Allyson Pimentel in a recent MARC weekly podcast spoke about the power of meditation to enable us to befriend ourselves and others. Her guided meditation is titled, Meditation as a Path of Friendship. The meditation does not focus on self-improvement per se but on how to improve our relationship with ourselves, a relationship which impacts on our interactions with others. If we are down on ourselves, for instance, it is difficult to be open and accepting of others. When we are not at ease with ourselves, it is easy to be envious of others and resentful towards them.
Befriending yourself in meditation
Being kind to yourself in meditation begins with such simple things as ensuring that you adopt a comfortable position during the meditation, whether lying down, sitting, or standing. It also involves undertaking a body scan to identify tense points in your body and to relax them.
Allyson suggests that you begin initially with a slow deep breath to help relax your body and open yourself to relaxing breath meditation. This form of meditation entails focusing on your in-breath and your out-breath without any attempt to control them – just letting them be, while observing how they feel in your body with the rise and fall of your abdomen or chest or the smooth passage of air in your nose. It involves appreciating that no matter what is going on around you or where you are, your breathing-on-auto is keeping you alive.
Jon Kabat-Zinn stresses the need to be non-judgmental when we are purposely in the present moment while meditating. He suggests that self-acceptance begins with acknowledging that as human beings, we are constantly engaged in thinking – whether planning, analysing, criticising, judging, or evaluating. The act of thinking is perfectly human, and we can befriend ourselves by accepting that we will have distracting thoughts when we are trying to focus during meditation. However, by constantly returning to our meditation focus, our anchor, we can progressively build up our attention muscle.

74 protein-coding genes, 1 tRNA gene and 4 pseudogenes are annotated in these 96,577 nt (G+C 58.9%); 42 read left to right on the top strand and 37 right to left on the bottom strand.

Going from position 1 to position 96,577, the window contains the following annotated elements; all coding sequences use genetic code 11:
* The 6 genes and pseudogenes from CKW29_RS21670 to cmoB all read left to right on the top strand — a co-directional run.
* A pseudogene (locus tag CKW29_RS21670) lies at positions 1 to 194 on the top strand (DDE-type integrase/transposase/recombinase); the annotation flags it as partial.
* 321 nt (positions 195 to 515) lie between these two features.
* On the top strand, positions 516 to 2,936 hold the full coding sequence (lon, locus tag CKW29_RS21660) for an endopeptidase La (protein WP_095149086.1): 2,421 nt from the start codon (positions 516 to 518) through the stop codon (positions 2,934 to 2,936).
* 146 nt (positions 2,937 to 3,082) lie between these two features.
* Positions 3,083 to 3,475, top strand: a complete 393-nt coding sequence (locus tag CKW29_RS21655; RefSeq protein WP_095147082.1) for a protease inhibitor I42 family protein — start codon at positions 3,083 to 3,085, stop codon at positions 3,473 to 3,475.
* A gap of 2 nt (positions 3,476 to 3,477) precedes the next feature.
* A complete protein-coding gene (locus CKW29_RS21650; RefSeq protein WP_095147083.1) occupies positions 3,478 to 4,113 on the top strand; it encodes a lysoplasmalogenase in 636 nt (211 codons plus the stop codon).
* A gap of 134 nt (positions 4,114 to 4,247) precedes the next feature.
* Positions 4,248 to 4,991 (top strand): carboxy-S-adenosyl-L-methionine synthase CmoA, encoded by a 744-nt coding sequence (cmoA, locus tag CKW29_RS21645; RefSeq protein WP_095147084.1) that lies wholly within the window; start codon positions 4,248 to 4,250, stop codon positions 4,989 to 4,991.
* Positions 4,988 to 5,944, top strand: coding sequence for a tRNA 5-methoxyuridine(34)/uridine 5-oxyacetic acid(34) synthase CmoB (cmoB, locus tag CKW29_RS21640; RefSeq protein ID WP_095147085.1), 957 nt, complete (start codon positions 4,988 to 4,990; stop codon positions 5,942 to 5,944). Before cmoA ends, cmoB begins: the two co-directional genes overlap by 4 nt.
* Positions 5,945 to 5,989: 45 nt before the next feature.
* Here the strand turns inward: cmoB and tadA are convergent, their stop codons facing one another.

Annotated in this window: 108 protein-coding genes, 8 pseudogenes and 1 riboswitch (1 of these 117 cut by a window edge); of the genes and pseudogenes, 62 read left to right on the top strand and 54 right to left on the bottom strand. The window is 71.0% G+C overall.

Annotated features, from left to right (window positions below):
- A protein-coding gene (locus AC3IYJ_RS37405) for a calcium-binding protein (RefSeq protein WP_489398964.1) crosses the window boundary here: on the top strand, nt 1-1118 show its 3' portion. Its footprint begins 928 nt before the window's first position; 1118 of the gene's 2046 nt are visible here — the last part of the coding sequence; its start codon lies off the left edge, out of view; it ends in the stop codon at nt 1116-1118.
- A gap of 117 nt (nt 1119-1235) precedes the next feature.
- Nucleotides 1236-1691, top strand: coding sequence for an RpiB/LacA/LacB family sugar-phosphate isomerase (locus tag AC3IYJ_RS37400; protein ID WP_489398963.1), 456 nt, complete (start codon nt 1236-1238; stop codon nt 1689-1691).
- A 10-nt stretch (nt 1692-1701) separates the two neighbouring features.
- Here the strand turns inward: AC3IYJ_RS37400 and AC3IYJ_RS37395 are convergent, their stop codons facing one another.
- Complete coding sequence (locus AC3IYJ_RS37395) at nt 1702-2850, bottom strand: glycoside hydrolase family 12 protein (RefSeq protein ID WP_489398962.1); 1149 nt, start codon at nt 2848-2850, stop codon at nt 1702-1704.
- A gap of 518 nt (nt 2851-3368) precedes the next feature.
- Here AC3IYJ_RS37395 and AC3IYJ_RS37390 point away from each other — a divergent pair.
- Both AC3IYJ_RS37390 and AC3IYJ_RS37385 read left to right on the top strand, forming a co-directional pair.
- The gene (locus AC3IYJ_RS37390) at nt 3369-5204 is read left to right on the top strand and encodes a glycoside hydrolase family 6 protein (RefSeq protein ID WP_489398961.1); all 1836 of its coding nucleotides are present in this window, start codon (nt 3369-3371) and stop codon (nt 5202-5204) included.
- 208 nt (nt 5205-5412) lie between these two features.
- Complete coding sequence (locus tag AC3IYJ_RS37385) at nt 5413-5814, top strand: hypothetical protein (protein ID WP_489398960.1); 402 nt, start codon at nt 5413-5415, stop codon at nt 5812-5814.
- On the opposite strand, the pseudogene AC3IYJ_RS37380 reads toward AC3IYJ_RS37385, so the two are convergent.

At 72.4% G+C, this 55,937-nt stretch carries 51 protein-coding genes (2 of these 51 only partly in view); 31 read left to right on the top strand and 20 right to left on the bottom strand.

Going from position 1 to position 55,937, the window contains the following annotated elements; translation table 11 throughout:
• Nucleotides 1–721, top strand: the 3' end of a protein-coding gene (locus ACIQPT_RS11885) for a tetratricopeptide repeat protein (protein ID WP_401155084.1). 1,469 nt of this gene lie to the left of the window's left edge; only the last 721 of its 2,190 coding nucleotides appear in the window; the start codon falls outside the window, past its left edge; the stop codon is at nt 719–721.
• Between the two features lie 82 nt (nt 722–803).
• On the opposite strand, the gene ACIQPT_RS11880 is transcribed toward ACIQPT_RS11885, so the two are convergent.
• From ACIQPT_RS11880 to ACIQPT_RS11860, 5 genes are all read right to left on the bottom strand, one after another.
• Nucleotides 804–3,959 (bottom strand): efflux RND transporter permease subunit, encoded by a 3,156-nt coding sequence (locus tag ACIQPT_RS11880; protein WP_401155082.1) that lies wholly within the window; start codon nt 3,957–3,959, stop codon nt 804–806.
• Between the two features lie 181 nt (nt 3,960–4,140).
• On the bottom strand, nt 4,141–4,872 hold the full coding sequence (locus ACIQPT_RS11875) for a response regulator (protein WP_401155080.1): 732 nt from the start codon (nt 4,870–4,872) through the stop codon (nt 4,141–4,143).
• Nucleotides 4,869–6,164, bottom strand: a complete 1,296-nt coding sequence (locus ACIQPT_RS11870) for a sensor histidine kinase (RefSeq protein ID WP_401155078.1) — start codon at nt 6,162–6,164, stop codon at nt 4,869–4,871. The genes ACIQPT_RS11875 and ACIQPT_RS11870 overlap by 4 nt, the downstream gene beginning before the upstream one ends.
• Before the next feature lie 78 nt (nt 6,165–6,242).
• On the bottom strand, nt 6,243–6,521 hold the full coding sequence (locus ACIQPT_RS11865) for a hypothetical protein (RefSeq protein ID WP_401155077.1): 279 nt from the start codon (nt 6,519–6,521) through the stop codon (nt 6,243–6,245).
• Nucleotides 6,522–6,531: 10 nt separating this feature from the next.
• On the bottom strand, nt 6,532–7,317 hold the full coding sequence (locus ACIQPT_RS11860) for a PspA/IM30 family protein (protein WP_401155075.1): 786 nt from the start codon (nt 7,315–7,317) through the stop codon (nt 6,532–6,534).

This refocusing requires us to notice that we are planning or evaluating, to name what is happening (“I’m evaluating again”) and to observe our thoughts as passing clouds, not entertaining them or dwelling on them. This simple process of refocusing (that is hard to do) is a way to befriend ourselves through self-acceptance, to value ourselves enough to want to increase our capacity to pay attention and concentrate (to activate our highest potential) and to free ourselves from negative self-judgment.
Allyson suggests that you can befriend yourself by choosing an anchor that is comfortable for you and that does not trigger any negative physical or emotional reactions. Each one of us has our own preference for an anchor – whether it is our breathing; sounds within our room or externally; or some form of bodily sensation such as the sensation of warmth and tingling as our fingers are touching or the feeling of being supported as our feet are firmly on the ground or floor.
Our anchor helps us to develop the capacity to be in the present moment, appreciate what is good in our life and grow in mindfulness – being increasingly self-aware, better able to manage our difficult emotions, becoming more patient and tolerant, and learning to accept what is. As we develop self-forgiveness and self-care, we can experience ease and tranquillity and become more sensitive to the needs of others.
The more we can befriend ourselves through meditation, the better we are able to befriend others. We will be more aware of our own limitations and more accepting of those of other people, better able to control our reactions to the words and actions of others, more willing to listen and build relationships and more able to find joy in the achievement of others (rather than envy).
Through meditation we develop a deeper sense of our connectedness, of our common humanity. We also begin to appreciate the importance of connectedness for our mental health and wellbeing, as well as for that of others. We can see in others what we value in ourselves – including our common appreciation of nature and all it has to offer for our well-being.
As we develop self-compassion, our compassion for others also grows and we become more willing to take compassionate action, including deep listening in times of another’s need. Self-understanding and self-acceptance, developed through meditation and other mindfulness practices, are foundational to befriending ourselves and others.
By Ron Passfield – Copyright (Creative Commons license, Attribution–Non Commercial–No Derivatives)
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